Brian Grech photographs a variety of subjects in his work, but people remain his primary focus. When it comes to weddings, he tends to document the special day of people to whom he is close: friends, or friends-of-friends, so the event becomes more personal. His eye for detail is the result of his background in fashion photography, which means that what people are wearing, such as earrings, and other perhaps more trivial aspects that catch his eye, often make their way into his shots and keep him entertained throughout the wedding day.
Brian’s chosen shot is from the wedding of Carissa Cilia la Corte and Chris Griffins and depicts a candid scene with tenderness and realism.
“There is always one favourite photo (or sometimes more) from every wedding,” he told First. “However, I thought this photo was quite unique. It was taken on the bastions in Mdina, just behind the Cathedral and what I like about it is the movement of the people photographed. As you can see, it was very windy, but hot and humid. The maid-of-honour is trying to reach out to the dress, while the bridesmaids are trying to put themselves together for the photo, giggling as the wind blows away. The bride is the only one who is ready for the shot, holding the bouquet tight and looking directly at the camera. I think the composition, clouds and tone make it quite a unique shot.”
Inigo Taylor, a British photographer living in Malta, began taking photographs enthusiastically in 2005. By 2006 he was hooked, in that same year he went on to win the Young Black and White Photographer of the Year Award. His favourite type of photography is documentary photography and he fuses this approach with his wedding photography, allowing the wedding day to tell its own story.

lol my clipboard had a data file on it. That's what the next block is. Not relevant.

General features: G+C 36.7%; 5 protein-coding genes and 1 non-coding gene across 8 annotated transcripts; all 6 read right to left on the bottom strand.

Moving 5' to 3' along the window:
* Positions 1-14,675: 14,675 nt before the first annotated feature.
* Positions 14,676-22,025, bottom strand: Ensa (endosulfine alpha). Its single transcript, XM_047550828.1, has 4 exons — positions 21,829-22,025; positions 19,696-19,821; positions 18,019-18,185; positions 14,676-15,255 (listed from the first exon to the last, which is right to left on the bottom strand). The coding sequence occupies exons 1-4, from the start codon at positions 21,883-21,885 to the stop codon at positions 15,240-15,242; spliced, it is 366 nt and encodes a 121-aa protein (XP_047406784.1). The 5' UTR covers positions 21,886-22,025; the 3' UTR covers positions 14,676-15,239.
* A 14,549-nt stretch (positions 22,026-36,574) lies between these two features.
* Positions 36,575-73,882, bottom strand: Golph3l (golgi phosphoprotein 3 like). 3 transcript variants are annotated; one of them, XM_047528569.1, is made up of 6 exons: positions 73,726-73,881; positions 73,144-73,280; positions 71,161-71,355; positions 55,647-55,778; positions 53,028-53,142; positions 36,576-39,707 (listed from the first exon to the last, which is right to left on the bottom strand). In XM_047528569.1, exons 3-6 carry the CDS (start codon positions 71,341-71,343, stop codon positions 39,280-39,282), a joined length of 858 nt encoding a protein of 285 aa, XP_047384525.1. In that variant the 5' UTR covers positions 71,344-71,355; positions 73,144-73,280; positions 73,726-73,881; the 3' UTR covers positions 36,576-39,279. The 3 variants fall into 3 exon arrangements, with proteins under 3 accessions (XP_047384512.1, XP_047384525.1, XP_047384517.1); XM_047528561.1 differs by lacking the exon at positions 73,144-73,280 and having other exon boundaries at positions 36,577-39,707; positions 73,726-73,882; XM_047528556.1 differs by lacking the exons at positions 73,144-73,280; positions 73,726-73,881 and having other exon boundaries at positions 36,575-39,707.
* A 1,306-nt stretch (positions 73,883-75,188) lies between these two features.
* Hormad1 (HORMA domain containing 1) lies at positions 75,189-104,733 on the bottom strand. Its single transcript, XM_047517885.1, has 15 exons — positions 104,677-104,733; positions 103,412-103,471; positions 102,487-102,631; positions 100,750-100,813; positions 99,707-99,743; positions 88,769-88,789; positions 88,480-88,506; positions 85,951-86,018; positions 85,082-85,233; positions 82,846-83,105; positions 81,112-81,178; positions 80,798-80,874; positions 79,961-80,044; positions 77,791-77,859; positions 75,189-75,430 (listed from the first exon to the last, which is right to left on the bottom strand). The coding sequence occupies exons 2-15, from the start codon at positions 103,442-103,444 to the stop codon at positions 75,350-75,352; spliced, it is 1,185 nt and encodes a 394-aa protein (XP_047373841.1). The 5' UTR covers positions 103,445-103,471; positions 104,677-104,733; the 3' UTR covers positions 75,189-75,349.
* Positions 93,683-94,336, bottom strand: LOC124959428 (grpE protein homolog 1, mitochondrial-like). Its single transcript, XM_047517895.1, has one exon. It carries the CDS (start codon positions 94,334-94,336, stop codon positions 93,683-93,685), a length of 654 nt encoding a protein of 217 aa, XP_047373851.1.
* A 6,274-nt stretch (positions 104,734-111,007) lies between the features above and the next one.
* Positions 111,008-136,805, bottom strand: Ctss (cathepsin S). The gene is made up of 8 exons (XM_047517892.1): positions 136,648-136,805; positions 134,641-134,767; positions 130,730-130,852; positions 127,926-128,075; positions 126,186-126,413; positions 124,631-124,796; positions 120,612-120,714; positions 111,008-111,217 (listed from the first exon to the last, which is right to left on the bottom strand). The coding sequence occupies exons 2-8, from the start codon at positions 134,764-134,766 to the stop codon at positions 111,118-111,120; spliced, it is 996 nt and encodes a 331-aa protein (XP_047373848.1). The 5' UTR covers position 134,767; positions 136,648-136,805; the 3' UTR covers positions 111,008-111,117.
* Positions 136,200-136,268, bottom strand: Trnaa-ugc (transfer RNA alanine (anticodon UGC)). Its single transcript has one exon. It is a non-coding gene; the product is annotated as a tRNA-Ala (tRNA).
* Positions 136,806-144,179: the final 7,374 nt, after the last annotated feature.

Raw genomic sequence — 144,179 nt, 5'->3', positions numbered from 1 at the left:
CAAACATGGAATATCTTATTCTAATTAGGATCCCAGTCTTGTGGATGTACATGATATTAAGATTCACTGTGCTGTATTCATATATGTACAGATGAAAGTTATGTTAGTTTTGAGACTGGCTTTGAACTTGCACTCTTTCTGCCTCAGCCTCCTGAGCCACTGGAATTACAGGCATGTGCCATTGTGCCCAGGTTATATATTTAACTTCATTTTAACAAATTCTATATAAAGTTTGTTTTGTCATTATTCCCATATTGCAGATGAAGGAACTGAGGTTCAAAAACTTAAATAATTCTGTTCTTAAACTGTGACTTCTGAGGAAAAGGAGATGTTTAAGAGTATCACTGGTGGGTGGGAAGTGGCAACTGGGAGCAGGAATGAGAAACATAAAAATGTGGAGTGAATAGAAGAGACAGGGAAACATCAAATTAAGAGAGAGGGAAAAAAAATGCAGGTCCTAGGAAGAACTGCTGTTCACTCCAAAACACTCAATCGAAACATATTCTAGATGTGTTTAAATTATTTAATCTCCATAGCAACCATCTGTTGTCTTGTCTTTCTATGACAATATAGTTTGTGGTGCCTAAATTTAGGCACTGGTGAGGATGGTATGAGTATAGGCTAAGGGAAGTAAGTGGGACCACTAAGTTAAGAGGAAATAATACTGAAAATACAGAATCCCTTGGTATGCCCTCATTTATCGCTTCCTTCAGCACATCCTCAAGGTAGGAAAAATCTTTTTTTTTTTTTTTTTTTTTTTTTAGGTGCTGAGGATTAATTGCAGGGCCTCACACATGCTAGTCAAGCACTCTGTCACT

Inigo’s chosen wedding shot is a visibly sentimental one from his sister’s wedding. “Of course, all wedding days are very special, but photographing my sister’s was a little bit more special,” he told First. “It is far from a perfect picture, but it is very special to me and it reminds me that we can spend thousands (of euro) on equipment or practice our technique over and over again, but sometimes the best pictures are not defined by pictorial perfection, but instead by emotion.”
Giola Cassar has been working as a photographer for the past five years. She is drawn to the way in which photography presents her with the possibility of exploring ordinary, everyday subjects and anomalies, and portraying them through a different angle, hopefully providing room for posing a different meaning. She channels this approach both in her studio work and during her daily interactions with nature, odd happenings and people.
“As much as I get satisfaction from this approach, nothing beats meeting new people and photographing faces and emotions,” she said. “The raw emotions on display on a wedding day give a photographer a dream of a canvas to work on. The pure love and tenderness between the couple provides a source of inspiration.”
Giola’s chosen wedding shot is a fun, energetic one. “This year, I was lucky enough to photograph a small and intimate wedding. It was on a Friday afternoon and the bride and groom opted for a ceremony and celebration that reflected their characters – simple, natural and going with the flow. With them both being designers, the planning that went into this wedding was down to the last detail.”
“My favourite photograph is the one where the couple is swaying together,” she continued. “To me this photo evokes a sense of playfulness, romantic yet fun-loving, just like the couple. The setting gave an enchanted feel that set the mood, along with the natural elements used for the wedding, with a combination of fresh flowers and playful details that provided a good contrast between elegant and eclectic.”
“Photographing small intimate weddings allows me to bond not just with the couple, but also to blend in with the guests, embracing the setting and working with it to provide the couple with a set of photos that evoke everything that they tried to portray on their special day. When setting out to photograph such weddings, my mind frame is one where I set out to capture the moment and take photos that speak of the time, place and details.”